As a parent how should I act?

Firstly, I am not a parent and nor do I have any experience of being a parent, thus I can only write this post from my perspective and what my parents and others did for me, that has helped me through my battles with mental illness.

I often get lots of tweets and emails about how people feel they cannot talk to their parents in the fear that they won't understand, they will look down on them, or they will just laugh at it and these stories often sadden me. As a sufferer, it's important to remember that what you're going through is not your fault and if someone is willing to listen and try and understand, then that's great. I know it is hard to talk about your situation, but you may be surprised at how postively your parents may act and if they don't, you could inform them on what you're going through; there are various websites out there that can help you with this.

As a parent, the most important thing you can do is be there for them and be a listening ear. Unfortunatly, even parents don't sometimes have the answers. The worst thing that a parent can do though in my opinion, is to just tell someone to "get over it", to say "it's not real", to just "think positively" and to kind of ignore it. This suggests to them, that mental health shouldn't be talked about and is bad, which of course is not the case. After all, mental illness can kill just like a physical illness, so it's important to take it seriously and not brush it aside.

In terms of getting help, there's a range of services out there, which sometimes can be hard to find. Nevertheless, both the public and private sector have options to help. All your child wants is support, so it's always nice to know that a parent will support them through finding therapy, going to the doctors and taking medication, if that may be the case.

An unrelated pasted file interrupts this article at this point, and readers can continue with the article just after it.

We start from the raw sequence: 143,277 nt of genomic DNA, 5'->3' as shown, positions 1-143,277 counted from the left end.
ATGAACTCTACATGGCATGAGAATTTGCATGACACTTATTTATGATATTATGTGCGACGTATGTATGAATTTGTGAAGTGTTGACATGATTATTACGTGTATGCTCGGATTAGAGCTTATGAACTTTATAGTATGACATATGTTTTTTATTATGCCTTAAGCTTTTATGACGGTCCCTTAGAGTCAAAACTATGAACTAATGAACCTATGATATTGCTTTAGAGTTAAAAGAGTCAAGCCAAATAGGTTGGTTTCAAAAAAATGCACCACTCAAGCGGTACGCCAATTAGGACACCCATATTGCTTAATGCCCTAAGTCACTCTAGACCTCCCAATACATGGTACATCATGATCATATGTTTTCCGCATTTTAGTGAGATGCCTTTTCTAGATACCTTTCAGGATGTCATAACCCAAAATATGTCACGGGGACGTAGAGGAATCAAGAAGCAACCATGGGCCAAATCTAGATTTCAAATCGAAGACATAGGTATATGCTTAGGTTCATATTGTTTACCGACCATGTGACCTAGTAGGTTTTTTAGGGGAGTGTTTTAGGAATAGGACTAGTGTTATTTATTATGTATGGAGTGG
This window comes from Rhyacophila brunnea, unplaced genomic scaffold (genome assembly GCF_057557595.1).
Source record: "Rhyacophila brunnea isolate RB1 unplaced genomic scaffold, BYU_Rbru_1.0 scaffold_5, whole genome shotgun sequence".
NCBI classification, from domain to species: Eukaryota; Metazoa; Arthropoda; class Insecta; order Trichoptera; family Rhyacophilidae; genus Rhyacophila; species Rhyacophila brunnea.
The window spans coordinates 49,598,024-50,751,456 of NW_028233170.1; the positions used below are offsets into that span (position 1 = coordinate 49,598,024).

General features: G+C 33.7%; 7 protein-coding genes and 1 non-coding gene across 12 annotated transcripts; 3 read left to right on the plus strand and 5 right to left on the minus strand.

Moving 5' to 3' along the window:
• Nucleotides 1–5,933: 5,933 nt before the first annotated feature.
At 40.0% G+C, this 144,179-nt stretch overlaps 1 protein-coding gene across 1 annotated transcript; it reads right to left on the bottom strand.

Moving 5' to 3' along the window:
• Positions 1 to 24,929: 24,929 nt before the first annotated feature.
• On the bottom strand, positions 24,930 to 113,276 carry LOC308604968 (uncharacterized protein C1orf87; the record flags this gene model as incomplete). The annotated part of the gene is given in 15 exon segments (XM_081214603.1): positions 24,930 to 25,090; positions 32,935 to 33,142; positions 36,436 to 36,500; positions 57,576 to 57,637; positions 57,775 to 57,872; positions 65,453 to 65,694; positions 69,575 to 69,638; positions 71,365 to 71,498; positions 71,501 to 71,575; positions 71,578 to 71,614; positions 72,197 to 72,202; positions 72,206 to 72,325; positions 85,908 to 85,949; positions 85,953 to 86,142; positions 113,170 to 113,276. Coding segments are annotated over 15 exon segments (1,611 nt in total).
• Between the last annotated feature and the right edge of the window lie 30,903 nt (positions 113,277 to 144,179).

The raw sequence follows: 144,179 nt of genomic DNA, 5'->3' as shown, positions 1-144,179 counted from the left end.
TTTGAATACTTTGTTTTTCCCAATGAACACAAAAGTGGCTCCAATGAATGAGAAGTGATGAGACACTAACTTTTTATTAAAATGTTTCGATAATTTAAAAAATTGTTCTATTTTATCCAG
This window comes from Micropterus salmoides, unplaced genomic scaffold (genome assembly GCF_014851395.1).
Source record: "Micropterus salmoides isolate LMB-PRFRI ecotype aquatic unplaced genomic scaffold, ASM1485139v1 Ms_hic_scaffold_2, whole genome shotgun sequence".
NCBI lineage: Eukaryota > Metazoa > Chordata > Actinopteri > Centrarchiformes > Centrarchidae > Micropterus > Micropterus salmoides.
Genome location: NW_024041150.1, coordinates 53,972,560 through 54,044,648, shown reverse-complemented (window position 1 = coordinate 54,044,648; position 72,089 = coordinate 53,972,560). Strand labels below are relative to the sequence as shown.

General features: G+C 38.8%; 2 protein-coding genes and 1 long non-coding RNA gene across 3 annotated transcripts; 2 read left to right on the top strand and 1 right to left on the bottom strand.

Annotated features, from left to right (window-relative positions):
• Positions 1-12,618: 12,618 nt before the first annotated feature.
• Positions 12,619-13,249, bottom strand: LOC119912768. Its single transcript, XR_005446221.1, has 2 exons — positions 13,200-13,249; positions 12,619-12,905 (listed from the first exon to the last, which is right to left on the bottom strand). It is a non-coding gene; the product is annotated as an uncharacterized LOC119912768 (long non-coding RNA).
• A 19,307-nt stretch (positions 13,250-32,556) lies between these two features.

Mental health is also a very sensitive subject, and hence why I think it's important for my mental health to only be discussed with those I trust and not told to others which may make the situation worse, and to make me feel uncomfortable.

Again, I am not a parent, but this has been the most beneficial for me. Let them know that you can talk to them, even if you may feel awkward about it. Discussing what kind of support each person wants whilst going through these mental health issues, is also important. "What makes the person feel safe?" "What makes them feel comfortable?" As I'm sure many sufferers can relate, we don't want to be smothered with mental health talk all of the time! But, battling mental illness is often too difficult to cope with on your own and this why a support network is beneficial. 

I know it's hard for both sides, but trying your best to talk is a great step in the road to recovery. You can do this!

I'll leave you with a video, which may help begin your conversation on mental health: http://t.co/WdnA9PoF2U

Amy xx